Natsuki Chronicles Review – A Great Shmup Made by Fans of Shmups

    Title: Natsuki Chronicles
    Developer: Qute
    Release Date: February 18, 2021
    Reviewed On: PS4
    Publisher: Rising Star Games
    Genre: Shmup

Most shmup fans know about the lengthy development of Natsuki Chronicles, which began in 2015 and wasn’t released until 2019 on Xbox One. Well, now players on additional platforms can experience the high-action shmup on other platforms. After playing the PlayStation 4 version, the only thing I was upset about was that I let it slip under my radar for so long.

Natsuki Chronicles is a shmup that has been designed by lovers of the genre. All the pain points that you think you may have had with previous shmups have been correct in this game’s design. Bullet patterns, progress even after a loss, and numerous ways to get further in the more challenging stages. This is all packed up in a not-so-interesting story that jumps from the past to the present.

The only problem with the narrative really is that I don’t speak Japanese, so I miss the in-stage dialogue between the characters and the boss of the level. It is translated in the top right, but good luck finding a second to read it while you’re avoiding waves of enemies. There are also cutscenes before each stage, and although they are way more fleshed out than typical shmups, it took me a while to understand the timeline of events and what I was fighting for.

Natsuki Chronicles 4

The cutscenes are a nice touch, but this is all about gameplay, and Natsuki Chronicles has everything a shmup fan could want. In Story Mode, your ship will gain experience points based on what you accomplish in a stage. Whether you win or lose, you’ll get points. As you level up, you’ll be rewarded with more weapons than you can spend currency on to develop and equip your ship.

Your ship has a main and secondary weapon along with a special weapon. The main weapon is your frontal assault and comes in various choices such as lasers, spread shots, and homing bullets. None of them are particularly worse than the others, but you could complete the game without even touching the weapons you don’t feel comfortable with.

The secondary weapons are typically guns that shoot behind the ship, but you can also equip bombs and homing missiles. I found that each level seemed easier with the right secondary weapon, so it may take you a few runs to organize your loadout. Special weapons can be shields or a powerful attack that can take out a screen of enemies.

Natsuki Chronicles 1

Natsuki Chronicles is exceptionally accessible. Not only can shields be regenerated over time in a stage, but if you lose, you gain level within the stage, which provides you with even more energy. That way, the more you die in a stage, the easier it can become since you gain a new bar of life practically every time if you get far enough.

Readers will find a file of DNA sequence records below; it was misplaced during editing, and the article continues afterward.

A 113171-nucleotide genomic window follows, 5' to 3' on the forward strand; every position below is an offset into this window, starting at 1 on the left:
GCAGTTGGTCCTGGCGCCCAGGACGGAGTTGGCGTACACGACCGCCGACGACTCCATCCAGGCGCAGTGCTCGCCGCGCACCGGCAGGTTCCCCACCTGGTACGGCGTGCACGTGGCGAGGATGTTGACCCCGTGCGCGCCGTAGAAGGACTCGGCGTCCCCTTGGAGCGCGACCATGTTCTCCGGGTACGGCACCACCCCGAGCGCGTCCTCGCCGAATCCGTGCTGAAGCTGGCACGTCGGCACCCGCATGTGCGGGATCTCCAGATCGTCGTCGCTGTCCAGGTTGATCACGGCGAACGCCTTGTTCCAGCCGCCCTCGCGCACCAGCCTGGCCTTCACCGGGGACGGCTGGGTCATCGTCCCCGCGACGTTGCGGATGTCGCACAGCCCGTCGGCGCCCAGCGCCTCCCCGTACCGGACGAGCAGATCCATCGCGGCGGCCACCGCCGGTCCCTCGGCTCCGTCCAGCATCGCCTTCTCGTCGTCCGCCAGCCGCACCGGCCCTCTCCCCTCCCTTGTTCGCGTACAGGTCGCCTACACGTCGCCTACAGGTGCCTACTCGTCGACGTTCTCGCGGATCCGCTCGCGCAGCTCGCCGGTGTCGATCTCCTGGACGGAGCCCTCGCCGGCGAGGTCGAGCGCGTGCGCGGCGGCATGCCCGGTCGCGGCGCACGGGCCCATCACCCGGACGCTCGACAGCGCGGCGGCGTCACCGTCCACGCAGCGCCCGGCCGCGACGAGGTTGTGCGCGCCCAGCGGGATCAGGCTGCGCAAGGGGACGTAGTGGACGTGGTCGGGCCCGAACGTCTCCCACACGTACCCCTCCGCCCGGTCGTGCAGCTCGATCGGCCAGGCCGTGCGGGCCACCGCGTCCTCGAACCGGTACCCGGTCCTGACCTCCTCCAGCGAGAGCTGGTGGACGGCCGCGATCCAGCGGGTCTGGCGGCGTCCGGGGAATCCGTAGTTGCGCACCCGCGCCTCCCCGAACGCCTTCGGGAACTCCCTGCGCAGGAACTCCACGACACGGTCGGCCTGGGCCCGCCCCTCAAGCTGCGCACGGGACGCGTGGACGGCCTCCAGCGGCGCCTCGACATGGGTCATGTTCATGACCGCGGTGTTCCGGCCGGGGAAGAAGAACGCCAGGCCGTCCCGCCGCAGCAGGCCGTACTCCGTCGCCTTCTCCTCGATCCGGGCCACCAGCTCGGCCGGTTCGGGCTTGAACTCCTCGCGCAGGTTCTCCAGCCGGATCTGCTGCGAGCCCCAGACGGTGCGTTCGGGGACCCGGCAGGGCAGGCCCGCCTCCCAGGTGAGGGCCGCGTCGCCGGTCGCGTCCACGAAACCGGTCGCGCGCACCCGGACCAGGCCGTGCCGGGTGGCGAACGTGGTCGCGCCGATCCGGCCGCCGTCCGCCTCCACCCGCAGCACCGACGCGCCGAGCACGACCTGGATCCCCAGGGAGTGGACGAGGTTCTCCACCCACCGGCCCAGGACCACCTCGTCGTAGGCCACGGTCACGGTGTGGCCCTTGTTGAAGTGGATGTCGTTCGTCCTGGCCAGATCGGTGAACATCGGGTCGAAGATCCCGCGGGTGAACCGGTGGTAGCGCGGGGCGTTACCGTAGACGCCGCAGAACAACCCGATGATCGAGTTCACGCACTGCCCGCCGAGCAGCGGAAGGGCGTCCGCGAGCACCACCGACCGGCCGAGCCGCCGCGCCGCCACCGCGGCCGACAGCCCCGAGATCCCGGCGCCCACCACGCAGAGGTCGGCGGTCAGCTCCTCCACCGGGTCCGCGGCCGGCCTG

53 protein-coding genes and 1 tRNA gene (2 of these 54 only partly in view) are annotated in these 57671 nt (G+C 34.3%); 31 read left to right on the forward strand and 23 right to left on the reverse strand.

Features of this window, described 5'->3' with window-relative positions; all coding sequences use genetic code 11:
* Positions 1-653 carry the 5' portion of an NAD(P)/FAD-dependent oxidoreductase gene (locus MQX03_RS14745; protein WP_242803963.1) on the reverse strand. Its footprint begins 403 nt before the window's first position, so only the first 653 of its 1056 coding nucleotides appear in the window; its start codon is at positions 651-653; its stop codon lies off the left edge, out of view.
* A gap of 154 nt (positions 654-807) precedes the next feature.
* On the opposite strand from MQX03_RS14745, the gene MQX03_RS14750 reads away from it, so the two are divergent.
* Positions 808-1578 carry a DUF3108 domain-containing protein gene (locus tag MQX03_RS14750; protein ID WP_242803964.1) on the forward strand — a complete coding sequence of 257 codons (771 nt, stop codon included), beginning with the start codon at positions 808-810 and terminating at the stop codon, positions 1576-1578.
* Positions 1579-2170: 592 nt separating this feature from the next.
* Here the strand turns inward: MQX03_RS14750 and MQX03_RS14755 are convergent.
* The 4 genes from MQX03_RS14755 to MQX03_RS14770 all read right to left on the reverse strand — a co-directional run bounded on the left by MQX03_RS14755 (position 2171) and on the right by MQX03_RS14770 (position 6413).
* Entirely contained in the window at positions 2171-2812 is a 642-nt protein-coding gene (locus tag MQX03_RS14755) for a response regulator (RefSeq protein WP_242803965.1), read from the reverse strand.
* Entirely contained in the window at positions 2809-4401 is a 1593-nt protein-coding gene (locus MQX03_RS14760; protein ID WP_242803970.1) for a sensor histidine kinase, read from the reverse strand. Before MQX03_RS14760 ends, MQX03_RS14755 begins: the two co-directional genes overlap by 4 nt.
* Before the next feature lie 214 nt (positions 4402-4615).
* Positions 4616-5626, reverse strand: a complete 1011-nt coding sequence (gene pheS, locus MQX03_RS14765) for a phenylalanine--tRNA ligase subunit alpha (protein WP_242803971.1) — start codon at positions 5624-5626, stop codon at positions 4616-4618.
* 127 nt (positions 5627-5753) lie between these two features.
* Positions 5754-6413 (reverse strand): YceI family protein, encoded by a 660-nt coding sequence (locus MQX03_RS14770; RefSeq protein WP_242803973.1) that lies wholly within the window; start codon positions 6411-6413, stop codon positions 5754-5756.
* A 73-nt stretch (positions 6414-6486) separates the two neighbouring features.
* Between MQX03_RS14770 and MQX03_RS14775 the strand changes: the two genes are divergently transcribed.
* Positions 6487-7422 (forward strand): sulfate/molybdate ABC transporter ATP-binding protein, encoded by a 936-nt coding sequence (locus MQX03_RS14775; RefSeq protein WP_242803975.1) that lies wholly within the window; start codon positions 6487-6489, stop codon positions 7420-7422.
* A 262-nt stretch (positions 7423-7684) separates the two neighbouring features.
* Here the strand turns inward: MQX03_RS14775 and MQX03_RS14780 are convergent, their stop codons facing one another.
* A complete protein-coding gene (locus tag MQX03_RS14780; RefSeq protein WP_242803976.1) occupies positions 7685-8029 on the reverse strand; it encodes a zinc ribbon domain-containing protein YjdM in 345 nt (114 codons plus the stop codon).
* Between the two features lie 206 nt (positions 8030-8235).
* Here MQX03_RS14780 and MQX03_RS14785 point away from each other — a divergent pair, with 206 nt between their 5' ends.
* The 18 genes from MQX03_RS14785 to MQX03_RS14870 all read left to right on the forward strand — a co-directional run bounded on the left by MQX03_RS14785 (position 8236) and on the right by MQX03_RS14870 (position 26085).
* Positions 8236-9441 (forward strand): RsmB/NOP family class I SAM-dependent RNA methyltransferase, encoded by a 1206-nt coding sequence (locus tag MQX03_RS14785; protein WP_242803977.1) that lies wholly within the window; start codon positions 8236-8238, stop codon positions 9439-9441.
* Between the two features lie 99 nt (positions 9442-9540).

Enemies are diverse and require some trial-and-error to understand. Clearing the screen as quickly as possible is the best way to avoid a massive rain of bullets. Enemies come from all angles and have a variety of attack patterns. Scores are based on clearing out groups of them and not letting them escape.

Natsuki Chronicles 2

The developers include projectile lines that show you where you shouldn’t be, but that didn’t stop me from getting shot down. The game is challenging at times, but with rewards unlocking even after a loss, it’s tough not to just jump in and play more. One additional layer of customization allows you to switch between two different speeds of your choice, which comes in handy when avoiding large bullet patterns.

Natsuki Chronicles is a very colorful game, but the only setback is that sometimes enemies can be tough to spot, especially the smaller ones. Also, even playing on PS5, I did encounter some slow down during a couple of high-action sections. This wasn’t something that typically happened, though. The soundtrack flows well with the stage layout. Each level throws new obstacles at you that limit any repetition.

Natsuki Chronicles 3

Natsuki Chronicles is a great shmup that was clearly developed by shmup fans. The game has a refinement to it that eases any pain points someone might have had with other titles in the genre. The accessibility of the systems and constant rewards creates a challenging but approachable experience. The only setback is a few hard-to-spot enemies and a frame drops, but you’ll probably be having too much fun to notice.

A review copy of the title was provided by the publisher for review purposes

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Azario Lopez

Hanging out max, relaxing all cool.